How many of you can say with the humble confidence of your heart that you are a true discipler of Christ? How many of you can say with the humble confidence of your heart that you are a true Christian? These are the words that began a sermon I heard this past weekend at church from a lady that has inspired me by her journey with Christ. Miriam Charter was born in China to CIM (now known as OMF) missionaries. She comes from a rich spiritual heritage and for 12 years she was a missionary in Romania. Today she is a Christian educator that seeks to mobilize and challenge the next generation to be true disciples of Jesus Christ. Her message challenged me once again to examine whether I was a true discipler of Christ or a true Christian. As she said, most of us know that if we have invited Jesus into our hearts, we would be able to say with confidence that we are a true Christian. But what about a true discipler of Christ? For that she took us to a very famous scripture from Matthew 28:18-20 where Jesus says: 18Then Jesus came to them and said, "All authority in heaven and on earth has been given to me. 19Therefore go and make disciples of all nations, baptizing them in[a] the name of the Father and of the Son and of the Holy Spirit, 20and teaching them to obey everything I have commanded you. This was the last instruction of Jesus to the church and the word ‘go’ assumes already that we are going. The action that we the body of believers are commanded to do is to ‘make disciples (learners) of all nations. How are we to do this? By ‘baptizing them in the name of the Father and of the Son and of The Holy Spirit and teaching them to obey the commands that He has given us.
In answering the question what does it mean to be a ‘true discipler of Christ, Miriam reminded us that our relationship with God will grow more effectively in the context of a relationship with people where there is accountability. The goal of a discipleship relationship is that all parties are moving to maturity in Christ. So the question we were asked to ponder was this: Are we in an accountable or intentional ongoing relationship in which we are walking alongside someone else (over time with accountability) with the express purpose of moving both of us closer to a maturity in Christ? For some people this is not the case. There are some who are ‘Elephants’ in the church. Specifically Miriam highlighted that many among us fail to grow because we come as consumers or clients to church but never get involved in the church; we are not moving forward in our growth with maturity; we have no accountable relationships in which we are intentionally walking along side with.
How did Jesus do it? How did Jesus model for us true discipleship? The legacy Jesus left was transformed lives in a small group. He called a few from the crowds and invested his life in theirs. Discipleship is not a program. It is a relationship of accountability with other believers. It is a relationship that moves people to a growing relationship with Christ. In 2 Timothy 2:2, the Apostle Paul says to Timothy, 2And the things you have heard me say in the presence of many witnesses entrust to reliable men who will also be qualified to teach others. This verse is not just for leaders but for all believers. Paul was doing with Timothy what Jesus did with the disciples. Paul was speaking here of reproducing ourselves. Reproduction speaks of maturity. Miriam gave an example of herself of how she was a spiritual mother to a group of women in Romania whom she discipled for many years and through that group, she became a grandmother of a new generation of believers that today continues to multiply. I believe right now there are 5 generation of believers that have come from one woman’s vision of following Jesus’ model. It is the process of multiplication, of investing ourselves in ‘reliable men; people who in turn will grow in their maturity in Christ and invest in others. Miriam challenged us as she challenged herself to keep asking the question, am I reproducing myself in reliable men, am I a true discipler of Christ? As I reflect on this question, I find myself asking who have I invested in, what kind of discipling relationships am I? Am I investing in the ‘investable’ ie. in reliable people who desire to grow together in maturity in Christ or am I investing in those who are simply elephants? People who consume and drain us.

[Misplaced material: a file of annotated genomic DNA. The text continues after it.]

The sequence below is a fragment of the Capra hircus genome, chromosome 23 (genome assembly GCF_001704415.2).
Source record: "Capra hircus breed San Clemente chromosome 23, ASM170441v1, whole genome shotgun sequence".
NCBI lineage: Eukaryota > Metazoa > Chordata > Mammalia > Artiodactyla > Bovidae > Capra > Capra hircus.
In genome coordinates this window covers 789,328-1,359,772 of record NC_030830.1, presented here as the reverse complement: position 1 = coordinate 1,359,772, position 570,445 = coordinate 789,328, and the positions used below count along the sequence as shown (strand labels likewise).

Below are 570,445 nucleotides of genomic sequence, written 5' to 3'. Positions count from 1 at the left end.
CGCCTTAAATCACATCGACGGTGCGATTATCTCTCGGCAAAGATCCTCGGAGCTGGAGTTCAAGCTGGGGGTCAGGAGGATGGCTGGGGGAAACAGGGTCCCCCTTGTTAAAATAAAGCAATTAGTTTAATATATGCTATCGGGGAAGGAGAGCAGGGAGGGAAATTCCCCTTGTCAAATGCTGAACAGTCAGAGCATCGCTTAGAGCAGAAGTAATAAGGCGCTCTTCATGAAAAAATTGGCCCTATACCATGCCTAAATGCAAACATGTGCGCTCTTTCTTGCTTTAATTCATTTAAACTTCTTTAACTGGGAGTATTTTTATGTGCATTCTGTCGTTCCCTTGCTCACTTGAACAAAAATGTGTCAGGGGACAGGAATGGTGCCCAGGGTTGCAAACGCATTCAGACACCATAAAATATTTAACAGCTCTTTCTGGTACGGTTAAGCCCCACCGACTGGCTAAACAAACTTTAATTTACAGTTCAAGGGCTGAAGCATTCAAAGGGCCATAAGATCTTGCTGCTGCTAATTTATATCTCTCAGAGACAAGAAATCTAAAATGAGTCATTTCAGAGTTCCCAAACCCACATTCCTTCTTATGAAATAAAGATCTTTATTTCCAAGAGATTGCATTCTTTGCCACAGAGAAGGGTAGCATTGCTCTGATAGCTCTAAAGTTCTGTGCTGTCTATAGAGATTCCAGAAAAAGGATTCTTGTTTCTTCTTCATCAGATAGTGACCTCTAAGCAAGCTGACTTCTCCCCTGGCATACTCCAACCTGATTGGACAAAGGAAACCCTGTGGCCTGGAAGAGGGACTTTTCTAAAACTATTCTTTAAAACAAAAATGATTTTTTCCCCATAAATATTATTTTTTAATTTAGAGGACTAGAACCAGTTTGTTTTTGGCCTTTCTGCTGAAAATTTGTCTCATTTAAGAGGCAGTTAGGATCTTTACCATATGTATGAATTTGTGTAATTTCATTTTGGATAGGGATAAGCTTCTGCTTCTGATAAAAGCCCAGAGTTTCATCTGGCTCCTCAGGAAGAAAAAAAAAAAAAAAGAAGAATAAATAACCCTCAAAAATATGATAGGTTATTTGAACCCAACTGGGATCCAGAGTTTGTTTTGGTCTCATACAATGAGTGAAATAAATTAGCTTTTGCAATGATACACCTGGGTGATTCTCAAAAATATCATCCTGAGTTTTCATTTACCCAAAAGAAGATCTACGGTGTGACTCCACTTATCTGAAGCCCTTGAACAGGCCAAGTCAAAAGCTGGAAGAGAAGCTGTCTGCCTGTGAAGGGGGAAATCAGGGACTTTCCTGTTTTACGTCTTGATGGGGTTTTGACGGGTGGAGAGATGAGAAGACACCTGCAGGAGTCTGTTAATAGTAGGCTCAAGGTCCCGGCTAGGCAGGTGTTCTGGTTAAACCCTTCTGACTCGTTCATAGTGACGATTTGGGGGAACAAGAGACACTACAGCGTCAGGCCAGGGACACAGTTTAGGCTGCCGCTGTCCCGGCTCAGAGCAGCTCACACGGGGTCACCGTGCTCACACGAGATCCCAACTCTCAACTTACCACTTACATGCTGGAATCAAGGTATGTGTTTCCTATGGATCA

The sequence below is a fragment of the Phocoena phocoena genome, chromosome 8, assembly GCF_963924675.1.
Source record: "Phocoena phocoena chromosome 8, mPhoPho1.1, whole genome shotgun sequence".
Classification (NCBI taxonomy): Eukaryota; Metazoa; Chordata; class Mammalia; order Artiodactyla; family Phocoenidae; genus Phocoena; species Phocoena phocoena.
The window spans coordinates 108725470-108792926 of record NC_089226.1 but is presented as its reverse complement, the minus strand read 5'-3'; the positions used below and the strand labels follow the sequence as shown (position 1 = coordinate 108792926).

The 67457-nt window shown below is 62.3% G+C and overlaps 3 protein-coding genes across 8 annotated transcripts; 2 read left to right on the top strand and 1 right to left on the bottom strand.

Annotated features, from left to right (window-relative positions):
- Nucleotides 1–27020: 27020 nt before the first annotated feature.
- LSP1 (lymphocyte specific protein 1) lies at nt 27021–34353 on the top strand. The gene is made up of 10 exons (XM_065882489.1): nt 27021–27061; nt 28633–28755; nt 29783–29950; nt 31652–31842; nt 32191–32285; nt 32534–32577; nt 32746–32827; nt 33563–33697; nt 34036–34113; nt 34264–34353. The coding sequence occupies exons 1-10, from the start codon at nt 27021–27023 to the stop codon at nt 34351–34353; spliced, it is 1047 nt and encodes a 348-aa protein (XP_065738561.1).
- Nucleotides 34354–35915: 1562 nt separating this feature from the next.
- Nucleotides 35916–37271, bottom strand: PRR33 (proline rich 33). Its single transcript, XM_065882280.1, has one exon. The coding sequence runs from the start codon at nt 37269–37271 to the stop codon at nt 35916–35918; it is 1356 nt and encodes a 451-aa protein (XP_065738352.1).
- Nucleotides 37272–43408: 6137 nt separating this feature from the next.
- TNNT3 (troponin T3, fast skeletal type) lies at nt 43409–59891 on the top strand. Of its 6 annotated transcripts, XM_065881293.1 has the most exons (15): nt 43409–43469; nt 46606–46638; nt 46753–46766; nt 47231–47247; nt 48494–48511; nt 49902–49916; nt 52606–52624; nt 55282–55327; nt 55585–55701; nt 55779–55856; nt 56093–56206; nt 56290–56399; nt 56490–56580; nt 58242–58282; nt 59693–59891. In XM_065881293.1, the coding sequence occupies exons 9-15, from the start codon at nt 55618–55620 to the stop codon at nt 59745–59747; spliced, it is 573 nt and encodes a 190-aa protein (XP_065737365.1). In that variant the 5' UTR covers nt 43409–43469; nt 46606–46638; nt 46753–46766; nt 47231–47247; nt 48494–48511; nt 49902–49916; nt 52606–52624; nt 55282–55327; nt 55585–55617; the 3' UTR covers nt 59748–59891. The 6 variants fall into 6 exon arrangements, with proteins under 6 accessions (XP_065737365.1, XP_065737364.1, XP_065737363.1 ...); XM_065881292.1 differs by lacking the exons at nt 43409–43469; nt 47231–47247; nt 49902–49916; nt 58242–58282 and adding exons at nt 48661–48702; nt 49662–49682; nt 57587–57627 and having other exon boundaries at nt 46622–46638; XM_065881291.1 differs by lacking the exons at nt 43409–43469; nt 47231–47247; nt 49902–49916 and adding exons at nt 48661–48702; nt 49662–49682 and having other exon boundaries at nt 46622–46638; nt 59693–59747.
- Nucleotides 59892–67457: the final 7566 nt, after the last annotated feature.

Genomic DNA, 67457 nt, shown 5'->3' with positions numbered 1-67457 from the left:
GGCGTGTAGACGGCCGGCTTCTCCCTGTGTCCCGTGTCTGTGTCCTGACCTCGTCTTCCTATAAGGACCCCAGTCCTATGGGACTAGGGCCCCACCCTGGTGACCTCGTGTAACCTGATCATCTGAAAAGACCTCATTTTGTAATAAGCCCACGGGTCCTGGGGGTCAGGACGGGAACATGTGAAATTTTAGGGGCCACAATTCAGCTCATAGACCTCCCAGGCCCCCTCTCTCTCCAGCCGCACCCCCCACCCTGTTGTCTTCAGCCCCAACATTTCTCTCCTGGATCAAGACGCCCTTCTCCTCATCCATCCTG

Dear Jesus, You who have left us a model of discipleship and have demonstrated to us the effects of multiplication when you invest in a few, teach me O’Lord your ways, grant me your wisdom and discernment to know who to invest in and who I should be spending time with. Let me not be complacent but fill me each day with all the spiritual blessings that I will need to pour into those whom you have entrusted to my care. In Jesus name.